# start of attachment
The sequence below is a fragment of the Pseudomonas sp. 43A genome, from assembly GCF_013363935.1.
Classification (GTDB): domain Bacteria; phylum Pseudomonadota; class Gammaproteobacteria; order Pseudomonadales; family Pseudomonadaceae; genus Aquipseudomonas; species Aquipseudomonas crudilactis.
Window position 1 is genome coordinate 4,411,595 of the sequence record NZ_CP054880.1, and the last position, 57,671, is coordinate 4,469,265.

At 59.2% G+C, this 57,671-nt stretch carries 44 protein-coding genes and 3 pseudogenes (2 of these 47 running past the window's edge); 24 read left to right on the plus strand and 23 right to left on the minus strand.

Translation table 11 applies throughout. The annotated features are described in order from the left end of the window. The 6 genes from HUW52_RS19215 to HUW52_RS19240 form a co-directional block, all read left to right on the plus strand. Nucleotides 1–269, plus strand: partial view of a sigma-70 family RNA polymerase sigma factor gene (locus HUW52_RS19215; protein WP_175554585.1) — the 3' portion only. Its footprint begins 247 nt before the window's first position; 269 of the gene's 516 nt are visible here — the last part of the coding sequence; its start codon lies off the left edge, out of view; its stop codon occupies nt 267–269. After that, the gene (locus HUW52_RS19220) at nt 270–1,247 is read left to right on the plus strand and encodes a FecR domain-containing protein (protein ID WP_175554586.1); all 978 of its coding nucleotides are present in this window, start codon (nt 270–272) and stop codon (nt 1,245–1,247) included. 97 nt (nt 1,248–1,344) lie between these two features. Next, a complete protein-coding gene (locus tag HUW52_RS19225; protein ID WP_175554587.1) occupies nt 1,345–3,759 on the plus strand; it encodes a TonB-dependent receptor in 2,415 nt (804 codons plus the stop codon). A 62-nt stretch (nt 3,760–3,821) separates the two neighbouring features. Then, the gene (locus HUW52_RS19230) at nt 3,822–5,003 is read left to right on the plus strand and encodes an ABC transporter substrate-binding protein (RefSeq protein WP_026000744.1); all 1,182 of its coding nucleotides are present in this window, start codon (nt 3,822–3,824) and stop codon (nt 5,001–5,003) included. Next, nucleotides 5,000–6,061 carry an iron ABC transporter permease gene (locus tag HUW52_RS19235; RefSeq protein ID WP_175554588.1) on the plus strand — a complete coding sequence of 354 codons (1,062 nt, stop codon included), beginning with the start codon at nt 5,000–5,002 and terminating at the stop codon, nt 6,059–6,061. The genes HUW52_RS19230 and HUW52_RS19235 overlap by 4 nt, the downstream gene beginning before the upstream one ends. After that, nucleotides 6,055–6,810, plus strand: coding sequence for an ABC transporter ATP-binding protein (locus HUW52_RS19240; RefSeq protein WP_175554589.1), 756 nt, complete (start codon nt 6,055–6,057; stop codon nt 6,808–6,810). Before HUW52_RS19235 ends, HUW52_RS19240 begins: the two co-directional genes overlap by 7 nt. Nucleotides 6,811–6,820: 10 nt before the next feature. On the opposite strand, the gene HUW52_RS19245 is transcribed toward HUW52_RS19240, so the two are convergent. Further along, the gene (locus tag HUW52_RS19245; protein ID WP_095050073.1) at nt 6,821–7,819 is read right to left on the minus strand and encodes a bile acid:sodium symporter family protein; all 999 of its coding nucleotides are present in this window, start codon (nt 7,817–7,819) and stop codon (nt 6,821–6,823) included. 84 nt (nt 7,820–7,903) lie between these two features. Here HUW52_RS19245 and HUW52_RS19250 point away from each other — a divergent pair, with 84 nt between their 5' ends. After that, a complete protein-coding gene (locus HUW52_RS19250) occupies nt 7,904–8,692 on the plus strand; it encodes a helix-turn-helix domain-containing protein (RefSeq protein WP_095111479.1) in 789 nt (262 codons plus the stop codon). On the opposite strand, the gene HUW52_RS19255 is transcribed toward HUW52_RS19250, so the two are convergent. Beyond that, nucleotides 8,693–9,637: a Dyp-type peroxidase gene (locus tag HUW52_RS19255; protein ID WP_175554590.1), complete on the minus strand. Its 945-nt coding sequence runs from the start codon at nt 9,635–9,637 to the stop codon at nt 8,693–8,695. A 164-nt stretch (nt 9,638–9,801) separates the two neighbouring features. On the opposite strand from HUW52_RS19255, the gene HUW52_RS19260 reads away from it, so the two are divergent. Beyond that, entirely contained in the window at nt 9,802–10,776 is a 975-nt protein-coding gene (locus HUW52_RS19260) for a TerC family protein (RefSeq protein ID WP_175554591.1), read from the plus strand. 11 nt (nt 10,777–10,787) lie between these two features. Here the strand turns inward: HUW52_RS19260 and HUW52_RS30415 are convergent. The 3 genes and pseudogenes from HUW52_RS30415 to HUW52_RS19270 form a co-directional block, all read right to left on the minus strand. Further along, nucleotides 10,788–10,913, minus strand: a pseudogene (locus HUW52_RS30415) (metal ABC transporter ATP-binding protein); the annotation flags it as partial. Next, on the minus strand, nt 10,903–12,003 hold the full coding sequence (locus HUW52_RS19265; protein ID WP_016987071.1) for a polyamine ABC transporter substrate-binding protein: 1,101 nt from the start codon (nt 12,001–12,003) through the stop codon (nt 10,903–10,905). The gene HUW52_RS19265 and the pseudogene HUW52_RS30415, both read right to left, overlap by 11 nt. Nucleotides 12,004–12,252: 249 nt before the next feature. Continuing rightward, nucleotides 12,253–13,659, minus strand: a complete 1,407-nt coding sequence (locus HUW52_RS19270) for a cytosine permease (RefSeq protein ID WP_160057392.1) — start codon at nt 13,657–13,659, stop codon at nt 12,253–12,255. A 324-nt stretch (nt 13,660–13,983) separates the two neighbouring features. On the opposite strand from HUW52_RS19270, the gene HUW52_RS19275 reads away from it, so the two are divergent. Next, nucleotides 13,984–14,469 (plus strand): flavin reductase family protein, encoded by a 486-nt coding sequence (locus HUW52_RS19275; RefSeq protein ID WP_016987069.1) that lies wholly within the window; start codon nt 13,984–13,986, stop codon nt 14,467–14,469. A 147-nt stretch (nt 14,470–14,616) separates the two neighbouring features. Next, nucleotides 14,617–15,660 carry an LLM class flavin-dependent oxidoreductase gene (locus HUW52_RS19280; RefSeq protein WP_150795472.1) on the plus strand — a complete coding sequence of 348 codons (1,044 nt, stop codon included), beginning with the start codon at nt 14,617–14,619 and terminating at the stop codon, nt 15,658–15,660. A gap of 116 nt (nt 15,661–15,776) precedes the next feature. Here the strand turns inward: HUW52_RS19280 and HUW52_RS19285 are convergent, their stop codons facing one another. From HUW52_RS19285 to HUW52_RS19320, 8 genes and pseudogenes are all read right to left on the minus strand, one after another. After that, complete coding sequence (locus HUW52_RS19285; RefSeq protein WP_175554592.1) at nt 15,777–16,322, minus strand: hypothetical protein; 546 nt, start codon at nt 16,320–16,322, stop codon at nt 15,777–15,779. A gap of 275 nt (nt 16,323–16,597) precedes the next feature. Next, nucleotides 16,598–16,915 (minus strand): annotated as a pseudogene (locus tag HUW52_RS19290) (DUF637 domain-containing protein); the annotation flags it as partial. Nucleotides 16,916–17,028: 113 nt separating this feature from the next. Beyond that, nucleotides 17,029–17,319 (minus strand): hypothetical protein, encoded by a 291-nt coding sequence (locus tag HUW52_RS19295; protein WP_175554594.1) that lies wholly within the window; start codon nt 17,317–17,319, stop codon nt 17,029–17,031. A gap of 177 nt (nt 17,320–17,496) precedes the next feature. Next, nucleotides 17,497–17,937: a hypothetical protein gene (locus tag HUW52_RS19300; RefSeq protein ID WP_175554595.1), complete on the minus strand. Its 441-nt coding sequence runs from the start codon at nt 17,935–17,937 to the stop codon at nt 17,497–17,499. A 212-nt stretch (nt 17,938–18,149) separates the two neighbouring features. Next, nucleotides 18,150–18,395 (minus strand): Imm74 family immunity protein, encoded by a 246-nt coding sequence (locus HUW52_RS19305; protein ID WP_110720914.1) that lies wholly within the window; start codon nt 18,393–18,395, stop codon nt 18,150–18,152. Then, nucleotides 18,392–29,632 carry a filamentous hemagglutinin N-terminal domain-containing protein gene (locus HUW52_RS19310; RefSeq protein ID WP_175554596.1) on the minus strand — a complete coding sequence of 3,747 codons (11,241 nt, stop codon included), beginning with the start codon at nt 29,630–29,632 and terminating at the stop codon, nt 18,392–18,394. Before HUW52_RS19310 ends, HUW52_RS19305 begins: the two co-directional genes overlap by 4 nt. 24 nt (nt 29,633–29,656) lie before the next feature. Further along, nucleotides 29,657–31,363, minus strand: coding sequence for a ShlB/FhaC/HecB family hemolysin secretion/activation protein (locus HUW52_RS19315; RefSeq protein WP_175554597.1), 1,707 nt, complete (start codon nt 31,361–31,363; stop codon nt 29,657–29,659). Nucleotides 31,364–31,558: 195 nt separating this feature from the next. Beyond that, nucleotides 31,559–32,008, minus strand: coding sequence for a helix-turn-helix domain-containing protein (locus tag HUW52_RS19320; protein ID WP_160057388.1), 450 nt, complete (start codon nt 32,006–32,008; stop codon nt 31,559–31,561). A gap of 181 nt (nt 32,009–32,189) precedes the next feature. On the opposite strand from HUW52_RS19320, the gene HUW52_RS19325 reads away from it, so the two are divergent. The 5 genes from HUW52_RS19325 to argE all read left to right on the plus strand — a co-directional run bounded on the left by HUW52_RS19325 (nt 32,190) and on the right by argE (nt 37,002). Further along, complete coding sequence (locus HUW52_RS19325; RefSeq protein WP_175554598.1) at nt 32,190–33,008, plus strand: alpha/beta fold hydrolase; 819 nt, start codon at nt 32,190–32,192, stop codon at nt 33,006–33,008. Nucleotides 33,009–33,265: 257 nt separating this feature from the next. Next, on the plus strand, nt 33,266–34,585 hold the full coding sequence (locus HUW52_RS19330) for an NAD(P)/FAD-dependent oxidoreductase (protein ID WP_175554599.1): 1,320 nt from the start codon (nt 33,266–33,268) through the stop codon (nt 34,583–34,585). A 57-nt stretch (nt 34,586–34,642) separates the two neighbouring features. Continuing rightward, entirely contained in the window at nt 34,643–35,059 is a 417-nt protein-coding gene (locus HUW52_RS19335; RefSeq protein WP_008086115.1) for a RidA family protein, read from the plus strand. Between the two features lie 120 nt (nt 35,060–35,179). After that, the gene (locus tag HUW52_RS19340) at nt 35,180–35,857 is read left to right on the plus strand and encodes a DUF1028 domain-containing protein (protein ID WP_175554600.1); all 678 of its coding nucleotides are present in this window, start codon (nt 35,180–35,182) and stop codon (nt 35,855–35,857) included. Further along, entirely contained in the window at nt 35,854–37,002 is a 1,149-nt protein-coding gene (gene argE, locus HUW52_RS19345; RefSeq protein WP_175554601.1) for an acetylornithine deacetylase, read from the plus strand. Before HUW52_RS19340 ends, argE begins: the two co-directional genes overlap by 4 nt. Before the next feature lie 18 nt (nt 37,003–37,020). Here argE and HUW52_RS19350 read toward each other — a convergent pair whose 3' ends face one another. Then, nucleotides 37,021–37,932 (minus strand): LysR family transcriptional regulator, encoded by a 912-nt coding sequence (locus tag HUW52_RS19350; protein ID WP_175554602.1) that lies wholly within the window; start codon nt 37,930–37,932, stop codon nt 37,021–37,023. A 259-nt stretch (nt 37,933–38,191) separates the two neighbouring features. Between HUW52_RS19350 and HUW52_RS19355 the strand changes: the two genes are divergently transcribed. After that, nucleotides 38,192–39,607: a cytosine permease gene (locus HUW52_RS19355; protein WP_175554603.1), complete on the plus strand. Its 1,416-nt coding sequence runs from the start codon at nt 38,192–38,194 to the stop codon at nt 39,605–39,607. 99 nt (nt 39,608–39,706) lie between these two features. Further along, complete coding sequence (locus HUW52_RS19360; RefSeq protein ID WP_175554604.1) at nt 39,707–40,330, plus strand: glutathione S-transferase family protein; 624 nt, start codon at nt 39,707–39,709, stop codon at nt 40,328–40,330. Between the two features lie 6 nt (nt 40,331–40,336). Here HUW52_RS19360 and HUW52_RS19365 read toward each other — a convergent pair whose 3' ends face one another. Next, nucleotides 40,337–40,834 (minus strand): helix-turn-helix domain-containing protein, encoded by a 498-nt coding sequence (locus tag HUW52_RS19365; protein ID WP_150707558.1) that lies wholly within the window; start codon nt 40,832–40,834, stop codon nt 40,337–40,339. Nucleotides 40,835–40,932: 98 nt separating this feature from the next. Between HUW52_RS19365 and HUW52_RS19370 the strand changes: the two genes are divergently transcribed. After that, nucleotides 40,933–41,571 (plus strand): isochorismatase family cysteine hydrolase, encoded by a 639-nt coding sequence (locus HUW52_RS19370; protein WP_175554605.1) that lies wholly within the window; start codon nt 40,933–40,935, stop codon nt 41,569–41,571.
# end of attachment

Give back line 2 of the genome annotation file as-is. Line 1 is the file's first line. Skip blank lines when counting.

Classification (GTDB): domain Bacteria; phylum Pseudomonadota; class Gammaproteobacteria; order Pseudomonadales; family Pseudomonadaceae; genus Aquipseudomonas; species Aquipseudomonas crudilactis.